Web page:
Taron Foxworth


What the Internet of Things Has to Learn from Snapchat

Snapchat just beat every connected device maker at their own game. Every company that makes a connected device can take a lesson from the Snapchat Spectacles.

Let’s be honest; the Snapchat glasses don’t really have a significant purpose in life. They are just cool. However, I think that’s the point.

Though they don’t add to my life, the Spectacles were by far the best experience I’ve had with any connected device. Since using them for the first time, I was in awe. Snapchat just schooled every connected device maker at their own game. Every company that makes a hardware product can learn from the Spectacles.

How Snapchat solved some of the common IoT problems will not translate from the Spectacles to other devices, but they should use the Spectacles as a source of inspiration. If all devices worked like this, IoT would cause fewer headaches.

There Was Almost Zero Setup

First of all, the setup process was just absolutely beautiful. All I had to do was take out my iPhone, turn on Bluetooth, and look at my Snapchat code. That’s it. Immediately, I was able to record and publish a video. It happened so fast, I thought I did it wrong.

Snapchat deserves a round of applause. Every device’s setup process should strive to be this simple and fast. I should not have to spend thirty minutes configuring my new smart toys.

Snapchat had one huge, noteworthy advantage here. We didn’t need to download a new app. Most already have the Snapchat app before the Spectacles.

Sharing is Caring

Have you ever let a friend use their phone to control the music on your Alexa for a party? Or better yet, ever try letting someone borrow your Apple watch to try it out? You essentially have to go through their setup process again, which no one wants to do.

When a friend of mine wanted to use the Spectacles, I suddenly got worried. In the back of my mind I just knew something was going to have to be reset. But to my surprise, she just put them on, looked at her Snapchat code, and started recording.

I was in shock. It was just as easy for me to share with a friend as it was for me to set up. I almost cried. How nice would this be for other devices?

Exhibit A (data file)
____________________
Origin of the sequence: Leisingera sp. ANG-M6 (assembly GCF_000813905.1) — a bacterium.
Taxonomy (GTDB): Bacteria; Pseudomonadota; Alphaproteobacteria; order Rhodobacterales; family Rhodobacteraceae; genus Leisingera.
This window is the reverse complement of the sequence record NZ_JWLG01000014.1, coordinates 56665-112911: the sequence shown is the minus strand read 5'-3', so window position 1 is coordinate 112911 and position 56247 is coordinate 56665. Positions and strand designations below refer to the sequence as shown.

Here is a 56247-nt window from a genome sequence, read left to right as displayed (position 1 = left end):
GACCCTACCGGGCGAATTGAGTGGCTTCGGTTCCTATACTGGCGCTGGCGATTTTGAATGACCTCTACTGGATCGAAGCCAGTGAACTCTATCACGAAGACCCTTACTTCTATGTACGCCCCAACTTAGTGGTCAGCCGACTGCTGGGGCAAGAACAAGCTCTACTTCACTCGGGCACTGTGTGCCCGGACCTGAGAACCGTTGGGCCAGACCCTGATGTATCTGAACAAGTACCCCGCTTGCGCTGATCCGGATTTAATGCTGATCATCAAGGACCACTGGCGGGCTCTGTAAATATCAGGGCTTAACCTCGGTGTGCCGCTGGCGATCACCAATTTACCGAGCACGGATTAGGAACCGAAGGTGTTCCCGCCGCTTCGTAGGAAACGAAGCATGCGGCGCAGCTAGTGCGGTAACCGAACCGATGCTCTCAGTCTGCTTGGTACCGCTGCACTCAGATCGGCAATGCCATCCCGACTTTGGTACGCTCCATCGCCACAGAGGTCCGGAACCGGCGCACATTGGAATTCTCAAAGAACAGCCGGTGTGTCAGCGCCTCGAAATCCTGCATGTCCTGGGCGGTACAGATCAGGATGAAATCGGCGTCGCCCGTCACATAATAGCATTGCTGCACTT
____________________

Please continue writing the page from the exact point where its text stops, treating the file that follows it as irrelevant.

Battery Life

Battery life is the most annoying part of buying a new connected device. No one wants to charge fifteen devices. The Spectacles didn’t solve this problem, but the solution was ingenious.

The Spectacles’ battery last for about 100 videos clips, which for me translates to about a day of usage. Best of all, the case for the glasses charge the glasses themselves. So, I can get 3x the battery life without continuous charging.

Battery life is surely a technical limitation. But Snapchat was able to think through how people use the device to make this restriction a little less painful.

If I wanted more, I had to do more.

The glasses have almost no configuration. One would quickly notice that when you use the glasses, the quality is just okay. Then I noticed a “Get HD” button. Once pressed, it triggered a wifi access point that was conveniently open on the glasses. I connected, then boom, all my videos started to import in HD.

I’m sure this was just a limitation of Bluetooth, but Snapchat didn’t make me think about that. If I want more, I had to do more. I’m okay with that. Devices should do their job with ease and let the user be super if desired.

Snapchat did not think of developers first

If you want to make something cool, don’t give it to geeks first.

I understand the developer-first approach. It allows the developer community to build cool features, which others benefit from. However, a lot of people, primarily millennials, won’t use the device if it’s not cool.

Did we need 360 videos? Absolutely not. However, if you see on Snapchat it’s beyond incredible. I have not gotten any response besides, “Wow.”

They could have easily had more features like longer videos, an API, etc. Instead, the glasses are simple and do their one job well.

How to learn from this?

Snapchat faced the same problem as every other device maker. They even managed to do a better job than Google at creating smart glasses. The Spectacles are simple, and their experience is fantastic.

Snapchat was able to solve common IoT problems by looking at how people will actually use the device and leverage those scenarios.

Today, Integrating everything is still an absolute pain in the ass. But, oddly enough, the Spectacles gave me hope. I hope for a world where every device works similar to this.

Best of all, I’ll continue to use it even if they don’t serve a significant use to my life. They’re freaking cool. 😎

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